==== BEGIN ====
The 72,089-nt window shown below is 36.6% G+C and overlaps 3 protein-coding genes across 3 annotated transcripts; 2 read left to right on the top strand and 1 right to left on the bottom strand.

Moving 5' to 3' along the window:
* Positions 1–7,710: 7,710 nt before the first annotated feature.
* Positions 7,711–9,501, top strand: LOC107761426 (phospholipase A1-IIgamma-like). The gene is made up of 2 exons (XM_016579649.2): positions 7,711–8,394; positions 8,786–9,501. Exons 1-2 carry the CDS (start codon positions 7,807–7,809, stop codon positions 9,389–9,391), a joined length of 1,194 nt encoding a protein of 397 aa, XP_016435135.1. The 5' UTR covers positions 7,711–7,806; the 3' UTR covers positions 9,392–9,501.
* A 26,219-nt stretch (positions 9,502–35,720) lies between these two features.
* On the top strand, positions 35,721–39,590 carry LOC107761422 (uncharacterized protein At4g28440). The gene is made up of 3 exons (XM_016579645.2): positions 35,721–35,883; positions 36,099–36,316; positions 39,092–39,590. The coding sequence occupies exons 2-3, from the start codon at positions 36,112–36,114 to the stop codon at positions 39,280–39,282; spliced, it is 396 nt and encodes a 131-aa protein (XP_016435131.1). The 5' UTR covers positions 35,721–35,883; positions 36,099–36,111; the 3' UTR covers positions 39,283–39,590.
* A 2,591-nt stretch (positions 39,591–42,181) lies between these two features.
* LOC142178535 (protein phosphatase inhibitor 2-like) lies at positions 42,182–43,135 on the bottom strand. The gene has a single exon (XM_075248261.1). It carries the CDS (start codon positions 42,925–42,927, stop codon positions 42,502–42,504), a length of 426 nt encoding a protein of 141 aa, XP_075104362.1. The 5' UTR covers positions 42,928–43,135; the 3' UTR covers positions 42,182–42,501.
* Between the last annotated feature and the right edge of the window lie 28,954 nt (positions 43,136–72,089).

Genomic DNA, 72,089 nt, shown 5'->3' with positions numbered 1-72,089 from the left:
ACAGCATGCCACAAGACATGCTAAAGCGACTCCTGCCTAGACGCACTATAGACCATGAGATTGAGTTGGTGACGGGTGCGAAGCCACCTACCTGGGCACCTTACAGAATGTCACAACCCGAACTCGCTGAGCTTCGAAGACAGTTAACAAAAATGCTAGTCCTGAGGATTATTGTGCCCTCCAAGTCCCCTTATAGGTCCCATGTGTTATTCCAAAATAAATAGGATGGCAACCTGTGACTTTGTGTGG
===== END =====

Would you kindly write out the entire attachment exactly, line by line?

The 72,089-nt window shown below is 36.6% G+C and overlaps 3 protein-coding genes across 3 annotated transcripts; 2 read left to right on the top strand and 1 right to left on the bottom strand.

Moving 5' to 3' along the window:
* Positions 1–7,710: 7,710 nt before the first annotated feature.
* Positions 7,711–9,501, top strand: LOC107761426 (phospholipase A1-IIgamma-like). The gene is made up of 2 exons (XM_016579649.2): positions 7,711–8,394; positions 8,786–9,501. Exons 1-2 carry the CDS (start codon positions 7,807–7,809, stop codon positions 9,389–9,391), a joined length of 1,194 nt encoding a protein of 397 aa, XP_016435135.1. The 5' UTR covers positions 7,711–7,806; the 3' UTR covers positions 9,392–9,501.
* A 26,219-nt stretch (positions 9,502–35,720) lies between these two features.
* On the top strand, positions 35,721–39,590 carry LOC107761422 (uncharacterized protein At4g28440). The gene is made up of 3 exons (XM_016579645.2): positions 35,721–35,883; positions 36,099–36,316; positions 39,092–39,590. The coding sequence occupies exons 2-3, from the start codon at positions 36,112–36,114 to the stop codon at positions 39,280–39,282; spliced, it is 396 nt and encodes a 131-aa protein (XP_016435131.1). The 5' UTR covers positions 35,721–35,883; positions 36,099–36,111; the 3' UTR covers positions 39,283–39,590.
* A 2,591-nt stretch (positions 39,591–42,181) lies between these two features.
* LOC142178535 (protein phosphatase inhibitor 2-like) lies at positions 42,182–43,135 on the bottom strand. The gene has a single exon (XM_075248261.1). It carries the CDS (start codon positions 42,925–42,927, stop codon positions 42,502–42,504), a length of 426 nt encoding a protein of 141 aa, XP_075104362.1. The 5' UTR covers positions 42,928–43,135; the 3' UTR covers positions 42,182–42,501.
* Between the last annotated feature and the right edge of the window lie 28,954 nt (positions 43,136–72,089).

Genomic DNA, 72,089 nt, shown 5'->3' with positions numbered 1-72,089 from the left:
ACAGCATGCCACAAGACATGCTAAAGCGACTCCTGCCTAGACGCACTATAGACCATGAGATTGAGTTGGTGACGGGTGCGAAGCCACCTACCTGGGCACCTTACAGAATGTCACAACCCGAACTCGCTGAGCTTCGAAGACAGTTAACAAAAATGCTAGTCCTGAGGATTATTGTGCCCTCCAAGTCCCCTTATAGGTCCCATGTGTTATTCCAAAATAAATAGGATGGCAACCTGTGACTTTGTGTGG